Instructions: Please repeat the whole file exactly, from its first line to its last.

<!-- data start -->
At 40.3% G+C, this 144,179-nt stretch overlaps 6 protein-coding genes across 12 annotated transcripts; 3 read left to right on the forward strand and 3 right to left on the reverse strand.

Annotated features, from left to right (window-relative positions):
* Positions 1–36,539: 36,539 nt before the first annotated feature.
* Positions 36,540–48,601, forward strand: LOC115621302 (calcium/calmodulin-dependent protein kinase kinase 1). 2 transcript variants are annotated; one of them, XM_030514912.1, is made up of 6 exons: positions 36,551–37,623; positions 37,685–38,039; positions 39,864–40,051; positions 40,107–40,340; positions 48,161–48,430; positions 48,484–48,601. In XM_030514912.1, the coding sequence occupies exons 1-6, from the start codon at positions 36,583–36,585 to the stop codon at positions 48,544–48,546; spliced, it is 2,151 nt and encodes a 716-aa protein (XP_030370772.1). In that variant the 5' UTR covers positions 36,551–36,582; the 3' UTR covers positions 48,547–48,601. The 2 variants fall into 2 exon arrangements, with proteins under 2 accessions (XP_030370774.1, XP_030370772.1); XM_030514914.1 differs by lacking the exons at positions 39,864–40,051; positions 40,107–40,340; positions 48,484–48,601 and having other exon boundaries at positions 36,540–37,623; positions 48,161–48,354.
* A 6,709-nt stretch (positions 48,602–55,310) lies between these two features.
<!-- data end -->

At 40.3% G+C, this 144,179-nt stretch overlaps 6 protein-coding genes across 12 annotated transcripts; 3 read left to right on the forward strand and 3 right to left on the reverse strand.

Annotated features, from left to right (window-relative positions):
* Positions 1–36,539: 36,539 nt before the first annotated feature.
* Positions 36,540–48,601, forward strand: LOC115621302 (calcium/calmodulin-dependent protein kinase kinase 1). 2 transcript variants are annotated; one of them, XM_030514912.1, is made up of 6 exons: positions 36,551–37,623; positions 37,685–38,039; positions 39,864–40,051; positions 40,107–40,340; positions 48,161–48,430; positions 48,484–48,601. In XM_030514912.1, the coding sequence occupies exons 1-6, from the start codon at positions 36,583–36,585 to the stop codon at positions 48,544–48,546; spliced, it is 2,151 nt and encodes a 716-aa protein (XP_030370772.1). In that variant the 5' UTR covers positions 36,551–36,582; the 3' UTR covers positions 48,547–48,601. The 2 variants fall into 2 exon arrangements, with proteins under 2 accessions (XP_030370774.1, XP_030370772.1); XM_030514914.1 differs by lacking the exons at positions 39,864–40,051; positions 40,107–40,340; positions 48,484–48,601 and having other exon boundaries at positions 36,540–37,623; positions 48,161–48,354.
* A 6,709-nt stretch (positions 48,602–55,310) lies between these two features.